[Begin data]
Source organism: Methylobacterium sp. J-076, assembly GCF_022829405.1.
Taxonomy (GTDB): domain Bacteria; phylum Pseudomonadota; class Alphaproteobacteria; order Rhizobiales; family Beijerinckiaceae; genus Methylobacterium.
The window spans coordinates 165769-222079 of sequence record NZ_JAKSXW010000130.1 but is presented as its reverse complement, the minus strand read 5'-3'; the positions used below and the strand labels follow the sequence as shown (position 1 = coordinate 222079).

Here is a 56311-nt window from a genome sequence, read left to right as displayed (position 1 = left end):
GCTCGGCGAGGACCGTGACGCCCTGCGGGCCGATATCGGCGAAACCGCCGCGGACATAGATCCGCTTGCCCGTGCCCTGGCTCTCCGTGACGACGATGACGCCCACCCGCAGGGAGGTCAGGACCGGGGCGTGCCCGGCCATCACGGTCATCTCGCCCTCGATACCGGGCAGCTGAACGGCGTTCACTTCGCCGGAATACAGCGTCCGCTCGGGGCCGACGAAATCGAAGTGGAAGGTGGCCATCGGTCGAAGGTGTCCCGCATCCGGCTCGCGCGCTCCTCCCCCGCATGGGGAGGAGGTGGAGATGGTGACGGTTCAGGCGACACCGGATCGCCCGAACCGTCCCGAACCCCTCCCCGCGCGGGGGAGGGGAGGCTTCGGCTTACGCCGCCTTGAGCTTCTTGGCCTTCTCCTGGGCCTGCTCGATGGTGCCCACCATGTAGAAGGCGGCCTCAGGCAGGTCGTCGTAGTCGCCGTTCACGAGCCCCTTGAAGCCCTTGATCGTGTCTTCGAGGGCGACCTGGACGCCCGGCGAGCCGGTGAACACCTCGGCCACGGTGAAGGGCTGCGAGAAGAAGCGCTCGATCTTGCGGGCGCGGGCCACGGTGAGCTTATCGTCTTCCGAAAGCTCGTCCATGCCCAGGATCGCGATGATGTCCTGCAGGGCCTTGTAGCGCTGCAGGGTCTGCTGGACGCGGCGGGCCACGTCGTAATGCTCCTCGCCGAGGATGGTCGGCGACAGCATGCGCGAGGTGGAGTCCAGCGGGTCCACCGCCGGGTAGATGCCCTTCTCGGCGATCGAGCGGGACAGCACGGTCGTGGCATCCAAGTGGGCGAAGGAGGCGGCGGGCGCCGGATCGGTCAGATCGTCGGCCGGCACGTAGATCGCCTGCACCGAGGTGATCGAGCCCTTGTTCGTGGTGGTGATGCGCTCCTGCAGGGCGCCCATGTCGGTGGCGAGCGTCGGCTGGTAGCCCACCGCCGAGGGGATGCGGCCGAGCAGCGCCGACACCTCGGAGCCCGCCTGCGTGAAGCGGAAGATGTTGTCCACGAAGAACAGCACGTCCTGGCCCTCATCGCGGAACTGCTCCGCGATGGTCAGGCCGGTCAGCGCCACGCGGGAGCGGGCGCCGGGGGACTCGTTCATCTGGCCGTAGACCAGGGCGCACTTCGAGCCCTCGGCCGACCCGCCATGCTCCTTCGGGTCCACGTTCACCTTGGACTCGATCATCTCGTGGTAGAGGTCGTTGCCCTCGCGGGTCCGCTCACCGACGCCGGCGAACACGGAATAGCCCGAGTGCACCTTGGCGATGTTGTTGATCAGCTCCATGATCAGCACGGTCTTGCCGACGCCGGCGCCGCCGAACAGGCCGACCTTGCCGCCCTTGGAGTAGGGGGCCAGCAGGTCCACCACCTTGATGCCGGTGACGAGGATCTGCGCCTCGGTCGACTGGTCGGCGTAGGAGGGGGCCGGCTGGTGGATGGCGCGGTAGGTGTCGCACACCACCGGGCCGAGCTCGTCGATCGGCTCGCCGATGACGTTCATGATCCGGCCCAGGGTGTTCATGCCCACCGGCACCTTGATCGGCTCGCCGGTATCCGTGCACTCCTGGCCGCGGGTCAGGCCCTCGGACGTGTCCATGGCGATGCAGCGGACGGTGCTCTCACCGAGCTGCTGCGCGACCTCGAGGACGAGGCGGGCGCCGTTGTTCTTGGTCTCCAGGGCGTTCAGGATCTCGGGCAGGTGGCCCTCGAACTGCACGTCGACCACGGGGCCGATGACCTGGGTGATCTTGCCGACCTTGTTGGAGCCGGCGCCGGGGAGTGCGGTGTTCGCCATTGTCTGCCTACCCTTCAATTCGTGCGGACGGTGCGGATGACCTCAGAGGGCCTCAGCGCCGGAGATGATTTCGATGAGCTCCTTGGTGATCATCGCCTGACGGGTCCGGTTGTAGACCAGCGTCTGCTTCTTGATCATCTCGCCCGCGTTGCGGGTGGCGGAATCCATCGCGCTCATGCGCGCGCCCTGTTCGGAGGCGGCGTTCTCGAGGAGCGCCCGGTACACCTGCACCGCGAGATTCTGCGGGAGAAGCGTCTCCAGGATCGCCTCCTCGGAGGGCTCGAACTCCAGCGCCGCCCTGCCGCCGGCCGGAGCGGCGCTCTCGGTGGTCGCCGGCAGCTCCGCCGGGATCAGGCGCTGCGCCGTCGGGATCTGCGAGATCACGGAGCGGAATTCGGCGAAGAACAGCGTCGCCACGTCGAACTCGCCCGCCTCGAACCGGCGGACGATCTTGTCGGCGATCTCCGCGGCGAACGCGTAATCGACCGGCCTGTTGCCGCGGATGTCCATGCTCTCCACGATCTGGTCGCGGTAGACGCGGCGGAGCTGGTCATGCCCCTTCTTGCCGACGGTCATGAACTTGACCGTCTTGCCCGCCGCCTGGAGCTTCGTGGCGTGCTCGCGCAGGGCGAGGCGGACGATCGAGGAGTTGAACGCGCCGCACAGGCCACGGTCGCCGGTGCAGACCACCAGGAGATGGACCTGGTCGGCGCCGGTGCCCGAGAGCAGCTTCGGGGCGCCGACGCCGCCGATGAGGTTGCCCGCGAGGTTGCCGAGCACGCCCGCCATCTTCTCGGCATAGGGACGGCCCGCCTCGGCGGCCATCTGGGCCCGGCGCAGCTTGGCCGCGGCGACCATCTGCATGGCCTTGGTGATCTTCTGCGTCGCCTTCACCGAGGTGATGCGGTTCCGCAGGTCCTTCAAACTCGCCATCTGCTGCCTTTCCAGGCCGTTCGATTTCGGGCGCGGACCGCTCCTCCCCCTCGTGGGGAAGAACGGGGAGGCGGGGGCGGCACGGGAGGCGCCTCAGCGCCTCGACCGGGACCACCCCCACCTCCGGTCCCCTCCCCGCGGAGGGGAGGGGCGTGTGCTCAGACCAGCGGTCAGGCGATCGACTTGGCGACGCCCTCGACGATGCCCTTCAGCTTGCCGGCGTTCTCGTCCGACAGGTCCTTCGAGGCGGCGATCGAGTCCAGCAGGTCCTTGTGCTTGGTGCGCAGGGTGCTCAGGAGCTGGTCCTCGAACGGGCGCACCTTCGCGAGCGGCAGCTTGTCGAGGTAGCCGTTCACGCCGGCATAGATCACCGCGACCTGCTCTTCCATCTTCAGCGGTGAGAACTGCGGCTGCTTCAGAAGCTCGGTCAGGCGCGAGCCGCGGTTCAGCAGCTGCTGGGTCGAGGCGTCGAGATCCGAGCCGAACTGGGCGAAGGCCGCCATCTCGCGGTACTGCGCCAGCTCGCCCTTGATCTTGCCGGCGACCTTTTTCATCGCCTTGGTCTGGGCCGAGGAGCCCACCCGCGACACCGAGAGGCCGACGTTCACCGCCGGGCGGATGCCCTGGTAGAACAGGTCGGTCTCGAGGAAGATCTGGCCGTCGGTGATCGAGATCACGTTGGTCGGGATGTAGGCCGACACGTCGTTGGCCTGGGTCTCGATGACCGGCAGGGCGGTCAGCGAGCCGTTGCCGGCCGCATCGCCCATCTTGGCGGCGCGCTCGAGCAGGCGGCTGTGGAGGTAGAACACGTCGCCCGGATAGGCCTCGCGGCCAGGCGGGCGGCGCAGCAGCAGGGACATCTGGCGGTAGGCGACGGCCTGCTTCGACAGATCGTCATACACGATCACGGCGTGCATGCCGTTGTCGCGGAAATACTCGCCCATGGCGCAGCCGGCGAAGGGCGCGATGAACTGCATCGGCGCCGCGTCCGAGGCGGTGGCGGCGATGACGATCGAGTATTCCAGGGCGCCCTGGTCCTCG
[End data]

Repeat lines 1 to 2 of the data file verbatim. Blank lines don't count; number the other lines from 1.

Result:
Source organism: Methylobacterium sp. J-076, assembly GCF_022829405.1.
Taxonomy (GTDB): domain Bacteria; phylum Pseudomonadota; class Alphaproteobacteria; order Rhizobiales; family Beijerinckiaceae; genus Methylobacterium.